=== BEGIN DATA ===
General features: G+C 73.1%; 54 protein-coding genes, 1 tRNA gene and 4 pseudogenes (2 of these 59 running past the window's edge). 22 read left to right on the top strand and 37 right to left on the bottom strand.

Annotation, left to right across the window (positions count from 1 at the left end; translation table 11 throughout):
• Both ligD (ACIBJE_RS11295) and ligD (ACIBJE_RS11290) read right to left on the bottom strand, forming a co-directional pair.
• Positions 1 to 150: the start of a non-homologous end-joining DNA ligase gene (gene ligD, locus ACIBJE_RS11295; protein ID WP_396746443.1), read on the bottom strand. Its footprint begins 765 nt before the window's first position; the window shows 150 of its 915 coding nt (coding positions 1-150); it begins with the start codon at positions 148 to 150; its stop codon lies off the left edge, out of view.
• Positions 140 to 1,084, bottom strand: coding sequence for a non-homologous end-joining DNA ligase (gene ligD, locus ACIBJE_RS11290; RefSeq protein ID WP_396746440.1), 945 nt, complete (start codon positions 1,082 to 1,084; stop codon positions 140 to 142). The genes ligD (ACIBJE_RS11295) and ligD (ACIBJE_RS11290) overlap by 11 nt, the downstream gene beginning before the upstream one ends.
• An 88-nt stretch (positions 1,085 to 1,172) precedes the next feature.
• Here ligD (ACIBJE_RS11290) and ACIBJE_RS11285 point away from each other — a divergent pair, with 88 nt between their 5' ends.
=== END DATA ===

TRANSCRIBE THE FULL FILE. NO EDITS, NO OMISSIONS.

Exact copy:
General features: G+C 73.1%; 54 protein-coding genes, 1 tRNA gene and 4 pseudogenes (2 of these 59 running past the window's edge). 22 read left to right on the top strand and 37 right to left on the bottom strand.

Annotation, left to right across the window (positions count from 1 at the left end; translation table 11 throughout):
• Both ligD (ACIBJE_RS11295) and ligD (ACIBJE_RS11290) read right to left on the bottom strand, forming a co-directional pair.
• Positions 1 to 150: the start of a non-homologous end-joining DNA ligase gene (gene ligD, locus ACIBJE_RS11295; protein ID WP_396746443.1), read on the bottom strand. Its footprint begins 765 nt before the window's first position; the window shows 150 of its 915 coding nt (coding positions 1-150); it begins with the start codon at positions 148 to 150; its stop codon lies off the left edge, out of view.
• Positions 140 to 1,084, bottom strand: coding sequence for a non-homologous end-joining DNA ligase (gene ligD, locus ACIBJE_RS11290; RefSeq protein ID WP_396746440.1), 945 nt, complete (start codon positions 1,082 to 1,084; stop codon positions 140 to 142). The genes ligD (ACIBJE_RS11295) and ligD (ACIBJE_RS11290) overlap by 11 nt, the downstream gene beginning before the upstream one ends.
• An 88-nt stretch (positions 1,085 to 1,172) precedes the next feature.
• Here ligD (ACIBJE_RS11290) and ACIBJE_RS11285 point away from each other — a divergent pair, with 88 nt between their 5' ends.